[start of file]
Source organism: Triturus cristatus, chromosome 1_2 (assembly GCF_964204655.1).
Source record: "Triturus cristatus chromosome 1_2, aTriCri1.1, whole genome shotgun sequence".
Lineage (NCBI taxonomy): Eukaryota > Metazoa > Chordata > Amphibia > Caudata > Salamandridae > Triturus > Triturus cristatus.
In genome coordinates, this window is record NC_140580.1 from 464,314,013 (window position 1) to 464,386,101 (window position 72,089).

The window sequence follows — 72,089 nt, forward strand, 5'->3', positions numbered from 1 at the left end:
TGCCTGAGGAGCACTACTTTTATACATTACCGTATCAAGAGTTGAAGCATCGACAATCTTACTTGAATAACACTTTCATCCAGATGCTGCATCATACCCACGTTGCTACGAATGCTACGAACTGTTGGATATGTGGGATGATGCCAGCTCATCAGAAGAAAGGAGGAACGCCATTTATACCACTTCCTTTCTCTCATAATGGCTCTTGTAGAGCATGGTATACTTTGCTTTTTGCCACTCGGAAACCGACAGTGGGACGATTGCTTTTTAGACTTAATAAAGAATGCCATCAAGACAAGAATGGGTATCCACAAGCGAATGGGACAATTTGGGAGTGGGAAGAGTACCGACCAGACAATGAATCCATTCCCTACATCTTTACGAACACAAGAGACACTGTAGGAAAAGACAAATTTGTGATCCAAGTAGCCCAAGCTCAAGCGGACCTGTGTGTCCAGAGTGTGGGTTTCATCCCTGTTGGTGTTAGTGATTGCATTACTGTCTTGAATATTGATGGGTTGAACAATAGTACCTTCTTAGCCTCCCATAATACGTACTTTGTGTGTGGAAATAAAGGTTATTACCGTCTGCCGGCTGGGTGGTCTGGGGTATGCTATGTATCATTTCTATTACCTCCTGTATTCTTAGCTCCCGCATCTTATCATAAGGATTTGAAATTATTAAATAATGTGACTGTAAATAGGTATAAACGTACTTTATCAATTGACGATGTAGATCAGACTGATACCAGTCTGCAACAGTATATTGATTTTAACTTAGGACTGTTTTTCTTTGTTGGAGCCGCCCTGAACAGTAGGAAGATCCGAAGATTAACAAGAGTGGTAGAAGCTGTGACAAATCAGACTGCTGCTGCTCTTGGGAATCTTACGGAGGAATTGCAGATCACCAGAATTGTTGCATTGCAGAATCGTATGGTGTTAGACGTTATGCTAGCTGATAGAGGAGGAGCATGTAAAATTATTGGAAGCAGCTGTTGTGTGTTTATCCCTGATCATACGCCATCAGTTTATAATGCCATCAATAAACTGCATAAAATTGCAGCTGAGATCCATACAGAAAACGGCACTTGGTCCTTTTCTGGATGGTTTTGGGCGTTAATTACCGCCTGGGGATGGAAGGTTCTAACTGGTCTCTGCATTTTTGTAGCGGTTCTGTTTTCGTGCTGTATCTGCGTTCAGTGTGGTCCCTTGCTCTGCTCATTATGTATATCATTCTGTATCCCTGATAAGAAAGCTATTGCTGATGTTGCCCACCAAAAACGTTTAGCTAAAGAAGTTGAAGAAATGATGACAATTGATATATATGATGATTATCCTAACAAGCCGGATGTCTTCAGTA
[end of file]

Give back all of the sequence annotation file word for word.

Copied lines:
Source organism: Triturus cristatus, chromosome 1_2 (assembly GCF_964204655.1).
Source record: "Triturus cristatus chromosome 1_2, aTriCri1.1, whole genome shotgun sequence".
Lineage (NCBI taxonomy): Eukaryota > Metazoa > Chordata > Amphibia > Caudata > Salamandridae > Triturus > Triturus cristatus.
In genome coordinates, this window is record NC_140580.1 from 464,314,013 (window position 1) to 464,386,101 (window position 72,089).

The window sequence follows — 72,089 nt, forward strand, 5'->3', positions numbered from 1 at the left end:
TGCCTGAGGAGCACTACTTTTATACATTACCGTATCAAGAGTTGAAGCATCGACAATCTTACTTGAATAACACTTTCATCCAGATGCTGCATCATACCCACGTTGCTACGAATGCTACGAACTGTTGGATATGTGGGATGATGCCAGCTCATCAGAAGAAAGGAGGAACGCCATTTATACCACTTCCTTTCTCTCATAATGGCTCTTGTAGAGCATGGTATACTTTGCTTTTTGCCACTCGGAAACCGACAGTGGGACGATTGCTTTTTAGACTTAATAAAGAATGCCATCAAGACAAGAATGGGTATCCACAAGCGAATGGGACAATTTGGGAGTGGGAAGAGTACCGACCAGACAATGAATCCATTCCCTACATCTTTACGAACACAAGAGACACTGTAGGAAAAGACAAATTTGTGATCCAAGTAGCCCAAGCTCAAGCGGACCTGTGTGTCCAGAGTGTGGGTTTCATCCCTGTTGGTGTTAGTGATTGCATTACTGTCTTGAATATTGATGGGTTGAACAATAGTACCTTCTTAGCCTCCCATAATACGTACTTTGTGTGTGGAAATAAAGGTTATTACCGTCTGCCGGCTGGGTGGTCTGGGGTATGCTATGTATCATTTCTATTACCTCCTGTATTCTTAGCTCCCGCATCTTATCATAAGGATTTGAAATTATTAAATAATGTGACTGTAAATAGGTATAAACGTACTTTATCAATTGACGATGTAGATCAGACTGATACCAGTCTGCAACAGTATATTGATTTTAACTTAGGACTGTTTTTCTTTGTTGGAGCCGCCCTGAACAGTAGGAAGATCCGAAGATTAACAAGAGTGGTAGAAGCTGTGACAAATCAGACTGCTGCTGCTCTTGGGAATCTTACGGAGGAATTGCAGATCACCAGAATTGTTGCATTGCAGAATCGTATGGTGTTAGACGTTATGCTAGCTGATAGAGGAGGAGCATGTAAAATTATTGGAAGCAGCTGTTGTGTGTTTATCCCTGATCATACGCCATCAGTTTATAATGCCATCAATAAACTGCATAAAATTGCAGCTGAGATCCATACAGAAAACGGCACTTGGTCCTTTTCTGGATGGTTTTGGGCGTTAATTACCGCCTGGGGATGGAAGGTTCTAACTGGTCTCTGCATTTTTGTAGCGGTTCTGTTTTCGTGCTGTATCTGCGTTCAGTGTGGTCCCTTGCTCTGCTCATTATGTATATCATTCTGTATCCCTGATAAGAAAGCTATTGCTGATGTTGCCCACCAAAAACGTTTAGCTAAAGAAGTTGAAGAAATGATGACAATTGATATATATGATGATTATCCTAACAAGCCGGATGTCTTCAGTA